In support of Ariel Sharon's plan to evacuate unilaterally all Gaza settlements and a few in the West Bank, the Bush administration backed Israel's stance on borders and refugees, two of the most important issues of Palestinian-Israeli final status negotiations. This position is in clear violation of the text of the "roadmap" to achieve a Palestinian/Israeli peace, which the Bush administration claims it continues to believe in.
That claim does not withstand scrutiny. President Bush assured the Israelis that, given the "new realities on the ground, including already existing major Israeli population centers," Israel does not have to return all the territories it occupied in 1967. Moreover, in Bush's view, Israel need not worry about allowing Palestinian refugees to return to their homes inside Israel. Instead, the vast majority of refugees are expected to settle in a Palestinian state.
Given Palestinian public opinion, the most likely outcome of Sharon's disengagement plan is the empowerment of Hamas and other Palestinian militants. By presenting the settlements' evacuation as a unilateral step, Sharon allows Palestinian militants to present it as Israel bowing to the "reality" of defeat inflicted by their armed struggle. Indeed, a survey that I conducted in April 2004 found that two-thirds of Palestinians saw the Israeli plan in just this light. The same survey showed Hamas with more public support than the nationalist Fatah in the Gaza Strip.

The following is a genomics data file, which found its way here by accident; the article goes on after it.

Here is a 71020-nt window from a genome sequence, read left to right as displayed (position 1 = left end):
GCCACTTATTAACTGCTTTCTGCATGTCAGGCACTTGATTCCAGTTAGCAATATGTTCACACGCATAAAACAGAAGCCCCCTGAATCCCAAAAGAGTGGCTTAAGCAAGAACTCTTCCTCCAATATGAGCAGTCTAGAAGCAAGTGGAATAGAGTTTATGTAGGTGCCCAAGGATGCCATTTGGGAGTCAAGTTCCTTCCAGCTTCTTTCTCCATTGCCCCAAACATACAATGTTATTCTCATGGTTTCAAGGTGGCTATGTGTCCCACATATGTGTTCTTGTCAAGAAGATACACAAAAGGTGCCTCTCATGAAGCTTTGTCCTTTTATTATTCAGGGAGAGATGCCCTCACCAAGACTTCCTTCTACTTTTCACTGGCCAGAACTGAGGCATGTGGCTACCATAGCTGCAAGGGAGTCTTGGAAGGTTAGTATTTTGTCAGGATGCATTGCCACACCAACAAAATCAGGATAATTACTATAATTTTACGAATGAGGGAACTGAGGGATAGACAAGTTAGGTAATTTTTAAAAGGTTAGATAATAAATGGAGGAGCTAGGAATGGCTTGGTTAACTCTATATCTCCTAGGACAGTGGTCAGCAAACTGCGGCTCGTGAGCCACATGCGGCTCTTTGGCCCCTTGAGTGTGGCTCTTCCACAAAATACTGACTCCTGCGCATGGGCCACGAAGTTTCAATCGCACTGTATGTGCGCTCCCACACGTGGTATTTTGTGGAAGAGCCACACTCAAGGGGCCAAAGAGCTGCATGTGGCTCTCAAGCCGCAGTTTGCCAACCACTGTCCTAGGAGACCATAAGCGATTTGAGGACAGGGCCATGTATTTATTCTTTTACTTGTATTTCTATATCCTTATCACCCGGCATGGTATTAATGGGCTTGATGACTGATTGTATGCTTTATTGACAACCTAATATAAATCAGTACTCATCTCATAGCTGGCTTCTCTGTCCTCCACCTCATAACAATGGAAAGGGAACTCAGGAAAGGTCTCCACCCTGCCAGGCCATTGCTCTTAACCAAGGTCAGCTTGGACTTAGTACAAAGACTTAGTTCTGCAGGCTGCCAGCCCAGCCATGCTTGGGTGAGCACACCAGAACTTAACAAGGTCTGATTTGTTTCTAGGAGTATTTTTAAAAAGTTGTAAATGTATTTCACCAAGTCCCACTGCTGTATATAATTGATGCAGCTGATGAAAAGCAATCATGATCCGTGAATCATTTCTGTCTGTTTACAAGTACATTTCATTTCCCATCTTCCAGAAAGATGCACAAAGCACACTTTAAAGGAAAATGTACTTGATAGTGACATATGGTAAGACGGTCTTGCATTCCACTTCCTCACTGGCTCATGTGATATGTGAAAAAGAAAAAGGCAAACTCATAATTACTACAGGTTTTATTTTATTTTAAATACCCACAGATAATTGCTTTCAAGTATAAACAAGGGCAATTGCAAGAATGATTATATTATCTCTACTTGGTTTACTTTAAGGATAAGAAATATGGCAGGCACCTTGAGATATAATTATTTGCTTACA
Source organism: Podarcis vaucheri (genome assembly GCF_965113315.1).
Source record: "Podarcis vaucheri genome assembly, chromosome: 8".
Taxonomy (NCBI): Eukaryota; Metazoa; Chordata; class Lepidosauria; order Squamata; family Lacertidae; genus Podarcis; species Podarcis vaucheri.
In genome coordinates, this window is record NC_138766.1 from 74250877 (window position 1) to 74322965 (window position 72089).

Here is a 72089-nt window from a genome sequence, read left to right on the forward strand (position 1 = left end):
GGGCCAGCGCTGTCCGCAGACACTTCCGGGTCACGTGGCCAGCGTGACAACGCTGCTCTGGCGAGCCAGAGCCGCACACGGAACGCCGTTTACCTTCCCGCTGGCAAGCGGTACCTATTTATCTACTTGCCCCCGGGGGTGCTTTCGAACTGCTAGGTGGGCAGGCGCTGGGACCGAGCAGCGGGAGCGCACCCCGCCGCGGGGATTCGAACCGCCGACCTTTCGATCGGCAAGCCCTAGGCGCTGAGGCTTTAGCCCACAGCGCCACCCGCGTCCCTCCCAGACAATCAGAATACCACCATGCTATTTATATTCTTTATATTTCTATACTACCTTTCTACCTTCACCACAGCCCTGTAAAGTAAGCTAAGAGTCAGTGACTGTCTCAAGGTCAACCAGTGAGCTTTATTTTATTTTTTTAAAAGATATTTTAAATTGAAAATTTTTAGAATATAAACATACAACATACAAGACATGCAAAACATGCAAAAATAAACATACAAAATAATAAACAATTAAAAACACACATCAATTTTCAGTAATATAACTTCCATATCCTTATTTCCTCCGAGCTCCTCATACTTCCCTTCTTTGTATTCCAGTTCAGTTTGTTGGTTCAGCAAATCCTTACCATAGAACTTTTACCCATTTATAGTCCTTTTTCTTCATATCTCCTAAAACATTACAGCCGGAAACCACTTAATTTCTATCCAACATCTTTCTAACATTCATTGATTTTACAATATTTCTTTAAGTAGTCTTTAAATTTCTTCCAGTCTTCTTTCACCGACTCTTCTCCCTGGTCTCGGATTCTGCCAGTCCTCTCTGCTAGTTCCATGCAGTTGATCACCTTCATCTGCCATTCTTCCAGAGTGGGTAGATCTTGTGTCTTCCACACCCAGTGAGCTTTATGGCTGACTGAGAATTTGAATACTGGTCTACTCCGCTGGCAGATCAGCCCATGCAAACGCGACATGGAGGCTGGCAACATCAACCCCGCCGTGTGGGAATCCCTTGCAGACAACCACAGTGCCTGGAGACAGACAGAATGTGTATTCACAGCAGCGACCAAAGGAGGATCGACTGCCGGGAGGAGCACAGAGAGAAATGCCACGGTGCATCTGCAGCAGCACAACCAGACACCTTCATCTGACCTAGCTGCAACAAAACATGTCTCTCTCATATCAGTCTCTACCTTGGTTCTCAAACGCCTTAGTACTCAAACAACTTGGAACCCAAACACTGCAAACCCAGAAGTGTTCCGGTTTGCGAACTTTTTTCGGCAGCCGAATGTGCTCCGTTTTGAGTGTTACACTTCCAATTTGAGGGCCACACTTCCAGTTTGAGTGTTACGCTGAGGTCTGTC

Israel's disengagement plan presents the evacuation of Gaza settlements as an end to 37 years of occupation. But at the same time, Israel insists that Gaza will not have any attributes of sovereignty and will continue to be governed by existing arrangements covering most aspects of security and civil administration.